The announcement by French Foreign Minister Alain Juppé on April 17 that Syria’s foreign currency reserves had halved since the beginning of the popular uprising in the country is hardly something to celebrate. Valued at $17 billion at the end of 2010, they would now be standing at some $8.5 billion according to Juppé’s estimate.
Providing a correct measure of Syria’s foreign reserves has always been problematic. While in most parts of the world foreign reserves are handled by the central bank, in Syria they are managed by two separate institutions: the Central Bank of Syria and the Commercial Bank of Syria (CBS). This is a consequence of the fact that CBS has been acting for decades as the bank of all public sector enterprises, including the Syrian Petroleum Company whose exports of crude oil were the main source of the Syrian government’s foreign reserve accumulation in the last 20 years.
The foreign assets previously known to be held by these two banks, however, adds up to only about $10.7 billion — somewhat short of $17 billion. One explanation for this, according to some insiders, is that not all reserves are calculated at the same conversion rate, with some pegged at 47 Syrian pounds to the United States dollar (the going rate at the end of 2010), and others at 11.5 pounds to the dollar (a rate the government used in some transactions until the late 1990s). The conclusion of all this is straightforward: you cannot rely much on Syrian central bank data.
But let’s go back to Mr. Juppé. The French FM made his announcement a few days before foreign ministers of western countries were set to meet in Paris to discuss additional sanctions on Syria. The collapse of Syria’s reserves was presented as a success for the international community in using sanctions to inflict damage on the Syrian economy — and, as a consequence, on the regime, as many analysts would have us to believe.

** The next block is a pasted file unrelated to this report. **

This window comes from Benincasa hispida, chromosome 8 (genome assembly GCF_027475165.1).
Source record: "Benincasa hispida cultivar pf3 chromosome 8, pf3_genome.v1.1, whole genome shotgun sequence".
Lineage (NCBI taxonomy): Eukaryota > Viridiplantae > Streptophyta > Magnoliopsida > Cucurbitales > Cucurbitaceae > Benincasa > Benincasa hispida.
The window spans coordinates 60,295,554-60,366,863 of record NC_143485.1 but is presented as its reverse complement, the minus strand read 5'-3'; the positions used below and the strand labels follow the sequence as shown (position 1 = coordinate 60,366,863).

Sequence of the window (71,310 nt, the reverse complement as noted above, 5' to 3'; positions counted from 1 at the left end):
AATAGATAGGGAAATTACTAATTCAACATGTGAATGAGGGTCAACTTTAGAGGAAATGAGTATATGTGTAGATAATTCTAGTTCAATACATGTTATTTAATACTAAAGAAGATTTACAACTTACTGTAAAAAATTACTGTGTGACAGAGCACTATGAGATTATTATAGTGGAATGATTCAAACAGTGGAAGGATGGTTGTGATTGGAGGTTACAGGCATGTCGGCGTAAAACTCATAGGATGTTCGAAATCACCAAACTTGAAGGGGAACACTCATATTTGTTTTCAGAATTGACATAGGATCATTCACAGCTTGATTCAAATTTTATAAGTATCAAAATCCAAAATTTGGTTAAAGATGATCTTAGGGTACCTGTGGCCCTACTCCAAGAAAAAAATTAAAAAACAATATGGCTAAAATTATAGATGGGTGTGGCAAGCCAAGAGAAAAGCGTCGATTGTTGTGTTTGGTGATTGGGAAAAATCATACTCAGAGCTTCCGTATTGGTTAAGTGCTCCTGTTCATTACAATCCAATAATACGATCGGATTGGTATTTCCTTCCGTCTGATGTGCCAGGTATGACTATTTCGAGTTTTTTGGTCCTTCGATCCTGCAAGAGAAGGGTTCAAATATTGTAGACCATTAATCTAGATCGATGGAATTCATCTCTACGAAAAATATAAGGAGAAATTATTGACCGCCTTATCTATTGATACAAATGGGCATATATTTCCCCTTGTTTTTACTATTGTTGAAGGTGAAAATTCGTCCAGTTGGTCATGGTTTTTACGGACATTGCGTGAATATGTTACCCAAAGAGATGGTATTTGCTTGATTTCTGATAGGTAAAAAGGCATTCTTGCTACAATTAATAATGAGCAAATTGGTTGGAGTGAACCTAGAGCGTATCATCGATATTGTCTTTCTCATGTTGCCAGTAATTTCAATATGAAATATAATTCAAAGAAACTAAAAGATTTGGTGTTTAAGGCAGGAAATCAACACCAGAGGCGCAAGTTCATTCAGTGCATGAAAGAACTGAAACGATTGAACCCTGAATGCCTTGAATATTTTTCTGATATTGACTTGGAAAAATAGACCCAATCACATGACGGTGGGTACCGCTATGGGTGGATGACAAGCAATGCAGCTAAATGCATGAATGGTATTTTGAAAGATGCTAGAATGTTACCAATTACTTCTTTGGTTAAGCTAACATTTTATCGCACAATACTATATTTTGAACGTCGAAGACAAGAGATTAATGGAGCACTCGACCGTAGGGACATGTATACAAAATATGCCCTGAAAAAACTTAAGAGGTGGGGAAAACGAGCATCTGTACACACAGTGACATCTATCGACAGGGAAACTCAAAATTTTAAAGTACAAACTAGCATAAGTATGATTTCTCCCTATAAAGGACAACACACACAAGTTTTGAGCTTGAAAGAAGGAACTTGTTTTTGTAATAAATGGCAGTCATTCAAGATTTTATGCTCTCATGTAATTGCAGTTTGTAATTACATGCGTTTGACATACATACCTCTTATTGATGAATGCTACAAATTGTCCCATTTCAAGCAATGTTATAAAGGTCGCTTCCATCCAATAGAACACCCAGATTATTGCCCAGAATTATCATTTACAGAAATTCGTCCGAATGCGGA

However, one needs to be clear: rejoicing in a country losing in less than a year assets it took decades to accumulate is simply insane, if not cruel. The implosion of Syria’s middle class and a gradual decline in the average purchasing power began in the mid-1980s, when a severe foreign currency crisis reduced the country’s reserves to the equivalent of less than one month of imports. Things began to improve only from the latter part of the decade when the first oil fields discovered by Royal Dutch Shell and Total S.A. began production.
Syria’s production of crude oil then increased gradually until it peaked at around 600,000 barrels per day in 1996. The period witnessed strong economic growth but also the implementation of a strict austerity program by the government, similar in many ways to the stabilization measures applied by the IMF in various countries across the world.
This program was strongly criticized by economists, and has been blamed for the state’s disinvestment from vast segments of the economy and for the stagnation in real incomes, but it had one benefit, namely saving foreign reserves for future generations.
This is what Syria is now set to lose. Not only are years of efforts being spoiled, but it is the reconstruction of the country that is rendered more difficult; future investment requirements that are made more difficult to fund. One good argument for this state of affairs, from the point of view of Western governments at least, is that a weakening of the state — because that is what the fall in reserves is about — would lead to a weakening of the regime and as a consequence to its fall.
There is historical precedent. This is exactly what many decision makers were saying in 1990 when sanctions were imposed on Iraq. We all remember the consequences of that, not least that Sadam Hussein stayed in power for 12 more years. In the meantime, the Iraqi population suffered, its social fabric was destroyed, and millions were displaced and driven into poverty. Failed sanctions were then followed by an American-led invasion.
Note: This article appeared first in the May 2012 edition of Executive Magazine